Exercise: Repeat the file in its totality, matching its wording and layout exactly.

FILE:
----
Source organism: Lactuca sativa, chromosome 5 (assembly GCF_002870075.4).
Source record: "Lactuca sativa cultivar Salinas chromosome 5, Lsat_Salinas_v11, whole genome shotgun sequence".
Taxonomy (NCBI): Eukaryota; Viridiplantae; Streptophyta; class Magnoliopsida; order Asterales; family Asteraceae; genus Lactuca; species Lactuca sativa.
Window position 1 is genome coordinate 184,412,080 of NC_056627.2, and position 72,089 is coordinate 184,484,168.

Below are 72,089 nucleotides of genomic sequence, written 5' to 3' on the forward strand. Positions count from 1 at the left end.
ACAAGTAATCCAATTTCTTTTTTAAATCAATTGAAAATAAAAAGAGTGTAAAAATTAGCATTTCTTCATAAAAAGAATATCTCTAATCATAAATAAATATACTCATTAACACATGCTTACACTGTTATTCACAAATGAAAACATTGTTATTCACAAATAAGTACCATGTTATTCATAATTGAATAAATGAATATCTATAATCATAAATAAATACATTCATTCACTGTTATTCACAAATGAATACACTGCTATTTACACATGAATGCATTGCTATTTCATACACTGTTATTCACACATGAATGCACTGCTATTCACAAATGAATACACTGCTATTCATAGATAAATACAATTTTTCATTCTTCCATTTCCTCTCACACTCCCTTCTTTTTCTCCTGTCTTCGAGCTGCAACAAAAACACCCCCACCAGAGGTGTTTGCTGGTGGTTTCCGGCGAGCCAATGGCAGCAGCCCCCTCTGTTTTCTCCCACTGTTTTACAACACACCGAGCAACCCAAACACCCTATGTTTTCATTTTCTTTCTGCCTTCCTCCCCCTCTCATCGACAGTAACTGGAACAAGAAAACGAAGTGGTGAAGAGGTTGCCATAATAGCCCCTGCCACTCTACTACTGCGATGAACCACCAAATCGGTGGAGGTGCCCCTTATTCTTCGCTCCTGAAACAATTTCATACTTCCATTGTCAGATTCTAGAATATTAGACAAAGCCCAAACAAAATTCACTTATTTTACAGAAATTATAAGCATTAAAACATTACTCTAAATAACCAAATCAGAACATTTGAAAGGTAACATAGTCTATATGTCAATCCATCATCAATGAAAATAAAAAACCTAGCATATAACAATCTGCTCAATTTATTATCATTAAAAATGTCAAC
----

Source organism: Lactuca sativa, chromosome 5 (assembly GCF_002870075.4).
Source record: "Lactuca sativa cultivar Salinas chromosome 5, Lsat_Salinas_v11, whole genome shotgun sequence".
Taxonomy (NCBI): Eukaryota; Viridiplantae; Streptophyta; class Magnoliopsida; order Asterales; family Asteraceae; genus Lactuca; species Lactuca sativa.
Window position 1 is genome coordinate 184,412,080 of NC_056627.2, and position 72,089 is coordinate 184,484,168.

Below are 72,089 nucleotides of genomic sequence, written 5' to 3' on the forward strand. Positions count from 1 at the left end.
ACAAGTAATCCAATTTCTTTTTTAAATCAATTGAAAATAAAAAGAGTGTAAAAATTAGCATTTCTTCATAAAAAGAATATCTCTAATCATAAATAAATATACTCATTAACACATGCTTACACTGTTATTCACAAATGAAAACATTGTTATTCACAAATAAGTACCATGTTATTCATAATTGAATAAATGAATATCTATAATCATAAATAAATACATTCATTCACTGTTATTCACAAATGAATACACTGCTATTTACACATGAATGCATTGCTATTTCATACACTGTTATTCACACATGAATGCACTGCTATTCACAAATGAATACACTGCTATTCATAGATAAATACAATTTTTCATTCTTCCATTTCCTCTCACACTCCCTTCTTTTTCTCCTGTCTTCGAGCTGCAACAAAAACACCCCCACCAGAGGTGTTTGCTGGTGGTTTCCGGCGAGCCAATGGCAGCAGCCCCCTCTGTTTTCTCCCACTGTTTTACAACACACCGAGCAACCCAAACACCCTATGTTTTCATTTTCTTTCTGCCTTCCTCCCCCTCTCATCGACAGTAACTGGAACAAGAAAACGAAGTGGTGAAGAGGTTGCCATAATAGCCCCTGCCACTCTACTACTGCGATGAACCACCAAATCGGTGGAGGTGCCCCTTATTCTTCGCTCCTGAAACAATTTCATACTTCCATTGTCAGATTCTAGAATATTAGACAAAGCCCAAACAAAATTCACTTATTTTACAGAAATTATAAGCATTAAAACATTACTCTAAATAACCAAATCAGAACATTTGAAAGGTAACATAGTCTATATGTCAATCCATCATCAATGAAAATAAAAAACCTAGCATATAACAATCTGCTCAATTTATTATCATTAAAAATGTCAAC